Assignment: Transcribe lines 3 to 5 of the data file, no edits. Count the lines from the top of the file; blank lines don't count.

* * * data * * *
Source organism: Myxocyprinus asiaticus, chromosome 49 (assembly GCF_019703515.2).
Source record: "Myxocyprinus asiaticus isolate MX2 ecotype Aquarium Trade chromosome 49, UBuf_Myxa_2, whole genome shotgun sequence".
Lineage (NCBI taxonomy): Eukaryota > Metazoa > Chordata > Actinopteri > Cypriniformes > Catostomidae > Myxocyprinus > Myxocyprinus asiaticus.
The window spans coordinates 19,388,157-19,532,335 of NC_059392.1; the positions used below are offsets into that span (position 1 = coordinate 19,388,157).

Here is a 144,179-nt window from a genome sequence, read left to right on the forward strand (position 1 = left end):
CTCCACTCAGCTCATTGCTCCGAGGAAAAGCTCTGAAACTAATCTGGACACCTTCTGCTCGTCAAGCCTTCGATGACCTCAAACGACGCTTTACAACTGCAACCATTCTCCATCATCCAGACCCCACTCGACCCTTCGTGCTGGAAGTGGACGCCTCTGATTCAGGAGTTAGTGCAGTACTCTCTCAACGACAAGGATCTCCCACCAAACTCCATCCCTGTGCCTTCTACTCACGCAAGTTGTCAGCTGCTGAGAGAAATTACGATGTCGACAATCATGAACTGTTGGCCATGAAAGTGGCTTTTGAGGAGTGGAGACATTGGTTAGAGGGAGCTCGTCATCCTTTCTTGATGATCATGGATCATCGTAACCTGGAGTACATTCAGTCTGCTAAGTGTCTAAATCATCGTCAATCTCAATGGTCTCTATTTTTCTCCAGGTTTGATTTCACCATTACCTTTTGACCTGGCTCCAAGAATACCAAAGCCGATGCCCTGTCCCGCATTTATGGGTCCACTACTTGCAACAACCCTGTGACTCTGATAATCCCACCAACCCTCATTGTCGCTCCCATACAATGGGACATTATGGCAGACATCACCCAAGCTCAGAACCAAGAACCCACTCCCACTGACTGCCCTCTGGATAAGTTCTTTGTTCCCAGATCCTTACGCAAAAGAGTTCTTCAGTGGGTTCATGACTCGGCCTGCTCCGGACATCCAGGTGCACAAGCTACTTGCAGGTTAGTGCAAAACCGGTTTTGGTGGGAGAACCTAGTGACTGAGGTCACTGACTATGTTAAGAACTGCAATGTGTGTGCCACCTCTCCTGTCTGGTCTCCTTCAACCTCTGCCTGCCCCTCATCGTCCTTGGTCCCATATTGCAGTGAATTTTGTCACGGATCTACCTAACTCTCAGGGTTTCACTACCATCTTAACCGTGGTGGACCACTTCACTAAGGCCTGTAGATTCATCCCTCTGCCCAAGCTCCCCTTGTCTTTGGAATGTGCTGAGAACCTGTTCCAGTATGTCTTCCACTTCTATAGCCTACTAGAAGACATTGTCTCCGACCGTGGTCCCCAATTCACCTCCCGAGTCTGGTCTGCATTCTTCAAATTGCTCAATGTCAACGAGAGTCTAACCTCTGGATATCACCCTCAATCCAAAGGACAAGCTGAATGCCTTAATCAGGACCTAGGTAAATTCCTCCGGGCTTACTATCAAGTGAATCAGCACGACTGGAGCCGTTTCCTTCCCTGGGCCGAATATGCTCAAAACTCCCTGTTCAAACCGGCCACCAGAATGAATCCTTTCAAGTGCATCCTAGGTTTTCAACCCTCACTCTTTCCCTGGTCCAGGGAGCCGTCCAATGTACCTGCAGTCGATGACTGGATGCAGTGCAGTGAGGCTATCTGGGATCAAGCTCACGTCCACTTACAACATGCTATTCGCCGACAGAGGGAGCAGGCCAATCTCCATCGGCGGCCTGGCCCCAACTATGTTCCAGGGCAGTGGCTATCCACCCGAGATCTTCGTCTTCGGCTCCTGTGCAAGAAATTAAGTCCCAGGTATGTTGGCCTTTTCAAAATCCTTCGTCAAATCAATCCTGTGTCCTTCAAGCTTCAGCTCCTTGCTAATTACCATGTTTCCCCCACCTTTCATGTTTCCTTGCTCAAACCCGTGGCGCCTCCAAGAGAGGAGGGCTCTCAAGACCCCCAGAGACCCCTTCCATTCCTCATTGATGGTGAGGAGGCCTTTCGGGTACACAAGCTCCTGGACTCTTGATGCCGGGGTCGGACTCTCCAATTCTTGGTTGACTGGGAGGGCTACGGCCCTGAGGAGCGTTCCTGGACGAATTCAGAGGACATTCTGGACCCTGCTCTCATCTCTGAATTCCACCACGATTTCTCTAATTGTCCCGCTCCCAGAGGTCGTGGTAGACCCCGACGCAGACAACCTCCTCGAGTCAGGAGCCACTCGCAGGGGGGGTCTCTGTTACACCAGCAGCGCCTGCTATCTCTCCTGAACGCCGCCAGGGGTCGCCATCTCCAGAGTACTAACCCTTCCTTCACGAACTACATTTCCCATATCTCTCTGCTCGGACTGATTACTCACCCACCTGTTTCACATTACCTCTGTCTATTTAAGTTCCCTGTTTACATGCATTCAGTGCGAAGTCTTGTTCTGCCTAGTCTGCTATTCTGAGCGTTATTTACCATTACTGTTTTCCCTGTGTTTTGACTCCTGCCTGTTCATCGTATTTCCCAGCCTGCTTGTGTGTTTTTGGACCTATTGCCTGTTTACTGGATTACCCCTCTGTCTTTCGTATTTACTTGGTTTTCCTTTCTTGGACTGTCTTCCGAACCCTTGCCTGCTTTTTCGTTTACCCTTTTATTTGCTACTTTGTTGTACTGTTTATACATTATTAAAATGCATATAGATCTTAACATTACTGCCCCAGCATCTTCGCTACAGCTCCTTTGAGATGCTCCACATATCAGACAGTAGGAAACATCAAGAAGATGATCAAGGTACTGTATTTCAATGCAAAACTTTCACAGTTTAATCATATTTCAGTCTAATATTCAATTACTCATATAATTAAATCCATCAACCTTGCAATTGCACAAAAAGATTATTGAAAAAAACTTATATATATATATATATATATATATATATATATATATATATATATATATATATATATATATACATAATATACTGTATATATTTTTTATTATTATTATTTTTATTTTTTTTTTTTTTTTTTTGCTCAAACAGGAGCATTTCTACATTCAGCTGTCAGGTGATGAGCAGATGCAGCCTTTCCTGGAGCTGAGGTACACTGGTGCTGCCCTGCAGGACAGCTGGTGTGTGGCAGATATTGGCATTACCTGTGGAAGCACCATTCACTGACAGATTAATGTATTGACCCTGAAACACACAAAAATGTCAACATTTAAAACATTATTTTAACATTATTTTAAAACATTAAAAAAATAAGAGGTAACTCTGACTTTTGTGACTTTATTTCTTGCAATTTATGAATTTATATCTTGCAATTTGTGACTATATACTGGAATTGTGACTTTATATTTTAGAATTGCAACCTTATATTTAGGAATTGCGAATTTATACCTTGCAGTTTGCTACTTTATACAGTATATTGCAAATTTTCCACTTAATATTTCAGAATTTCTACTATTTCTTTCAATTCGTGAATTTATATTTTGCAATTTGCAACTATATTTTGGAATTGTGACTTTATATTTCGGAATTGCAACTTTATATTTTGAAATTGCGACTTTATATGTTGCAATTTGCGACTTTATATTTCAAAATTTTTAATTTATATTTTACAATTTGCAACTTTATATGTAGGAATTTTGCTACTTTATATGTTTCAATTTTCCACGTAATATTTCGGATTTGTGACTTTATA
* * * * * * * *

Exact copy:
Lineage (NCBI taxonomy): Eukaryota > Metazoa > Chordata > Actinopteri > Cypriniformes > Catostomidae > Myxocyprinus > Myxocyprinus asiaticus.
The window spans coordinates 19,388,157-19,532,335 of NC_059392.1; the positions used below are offsets into that span (position 1 = coordinate 19,388,157).

Here is a 144,179-nt window from a genome sequence, read left to right on the forward strand (position 1 = left end):